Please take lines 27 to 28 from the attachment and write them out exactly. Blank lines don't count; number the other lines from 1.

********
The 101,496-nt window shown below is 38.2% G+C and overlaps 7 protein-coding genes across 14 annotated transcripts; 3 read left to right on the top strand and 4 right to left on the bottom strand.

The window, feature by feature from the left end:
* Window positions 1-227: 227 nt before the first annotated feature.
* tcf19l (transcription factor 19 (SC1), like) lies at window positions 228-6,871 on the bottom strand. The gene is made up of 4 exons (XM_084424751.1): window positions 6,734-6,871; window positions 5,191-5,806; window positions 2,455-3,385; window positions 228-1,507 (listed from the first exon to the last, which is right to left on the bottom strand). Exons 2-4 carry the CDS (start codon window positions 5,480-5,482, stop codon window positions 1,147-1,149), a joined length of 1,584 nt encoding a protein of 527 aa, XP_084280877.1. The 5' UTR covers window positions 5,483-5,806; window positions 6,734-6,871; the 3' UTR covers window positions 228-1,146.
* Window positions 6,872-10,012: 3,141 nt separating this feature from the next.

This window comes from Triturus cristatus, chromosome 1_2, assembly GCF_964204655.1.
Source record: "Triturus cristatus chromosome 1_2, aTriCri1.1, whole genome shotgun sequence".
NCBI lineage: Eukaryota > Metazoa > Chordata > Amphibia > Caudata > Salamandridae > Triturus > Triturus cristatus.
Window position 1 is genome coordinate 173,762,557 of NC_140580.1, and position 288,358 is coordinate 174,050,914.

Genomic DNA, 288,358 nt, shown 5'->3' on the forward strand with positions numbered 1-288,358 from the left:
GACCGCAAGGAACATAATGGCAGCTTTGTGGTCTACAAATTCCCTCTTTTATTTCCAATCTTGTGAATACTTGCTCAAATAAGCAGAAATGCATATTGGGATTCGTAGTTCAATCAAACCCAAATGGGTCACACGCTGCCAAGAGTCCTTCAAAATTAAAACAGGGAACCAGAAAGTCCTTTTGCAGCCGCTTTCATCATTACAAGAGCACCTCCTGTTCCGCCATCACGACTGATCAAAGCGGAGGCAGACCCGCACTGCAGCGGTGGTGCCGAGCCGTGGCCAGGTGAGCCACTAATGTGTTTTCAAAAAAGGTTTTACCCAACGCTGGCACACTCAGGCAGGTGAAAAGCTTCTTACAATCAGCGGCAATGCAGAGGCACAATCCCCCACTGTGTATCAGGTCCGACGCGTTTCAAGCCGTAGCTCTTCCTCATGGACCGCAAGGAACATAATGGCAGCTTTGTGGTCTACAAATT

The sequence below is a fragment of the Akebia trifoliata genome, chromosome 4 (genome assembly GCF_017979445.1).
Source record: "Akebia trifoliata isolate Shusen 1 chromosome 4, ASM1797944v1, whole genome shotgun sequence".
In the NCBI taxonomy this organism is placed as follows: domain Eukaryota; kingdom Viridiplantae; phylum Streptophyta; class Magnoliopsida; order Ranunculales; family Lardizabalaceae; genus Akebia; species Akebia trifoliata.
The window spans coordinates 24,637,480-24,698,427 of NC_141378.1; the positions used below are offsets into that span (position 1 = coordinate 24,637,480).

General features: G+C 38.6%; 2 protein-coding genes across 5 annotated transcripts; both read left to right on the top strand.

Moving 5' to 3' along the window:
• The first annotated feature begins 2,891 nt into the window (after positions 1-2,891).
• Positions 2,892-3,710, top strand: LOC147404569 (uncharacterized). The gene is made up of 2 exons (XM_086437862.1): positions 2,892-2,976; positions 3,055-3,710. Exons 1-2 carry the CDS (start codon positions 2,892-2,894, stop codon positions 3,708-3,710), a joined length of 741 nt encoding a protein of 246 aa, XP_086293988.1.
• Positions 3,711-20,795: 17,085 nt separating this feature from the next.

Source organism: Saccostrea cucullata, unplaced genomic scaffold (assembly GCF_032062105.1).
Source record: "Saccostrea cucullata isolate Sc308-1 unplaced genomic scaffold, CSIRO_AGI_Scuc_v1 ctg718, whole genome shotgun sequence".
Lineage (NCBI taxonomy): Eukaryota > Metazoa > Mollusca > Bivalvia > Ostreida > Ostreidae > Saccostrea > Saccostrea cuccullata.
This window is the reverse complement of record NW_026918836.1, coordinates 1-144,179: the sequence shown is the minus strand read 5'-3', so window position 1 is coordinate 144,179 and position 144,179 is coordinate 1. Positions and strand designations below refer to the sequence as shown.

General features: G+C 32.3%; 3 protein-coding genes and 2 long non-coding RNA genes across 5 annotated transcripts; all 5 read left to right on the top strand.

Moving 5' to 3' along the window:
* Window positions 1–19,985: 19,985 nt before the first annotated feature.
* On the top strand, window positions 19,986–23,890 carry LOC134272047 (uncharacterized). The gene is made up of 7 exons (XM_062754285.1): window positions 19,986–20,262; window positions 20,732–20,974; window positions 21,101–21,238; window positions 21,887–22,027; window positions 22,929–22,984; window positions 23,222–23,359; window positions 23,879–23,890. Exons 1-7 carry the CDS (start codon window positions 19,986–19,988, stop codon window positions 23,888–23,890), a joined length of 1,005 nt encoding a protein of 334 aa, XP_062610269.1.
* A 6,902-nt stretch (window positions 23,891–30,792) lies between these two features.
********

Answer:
* Window positions 1–19,985: 19,985 nt before the first annotated feature.
* On the top strand, window positions 19,986–23,890 carry LOC134272047 (uncharacterized). The gene is made up of 7 exons (XM_062754285.1): window positions 19,986–20,262; window positions 20,732–20,974; window positions 21,101–21,238; window positions 21,887–22,027; window positions 22,929–22,984; window positions 23,222–23,359; window positions 23,879–23,890. Exons 1-7 carry the CDS (start codon window positions 19,986–19,988, stop codon window positions 23,888–23,890), a joined length of 1,005 nt encoding a protein of 334 aa, XP_062610269.1.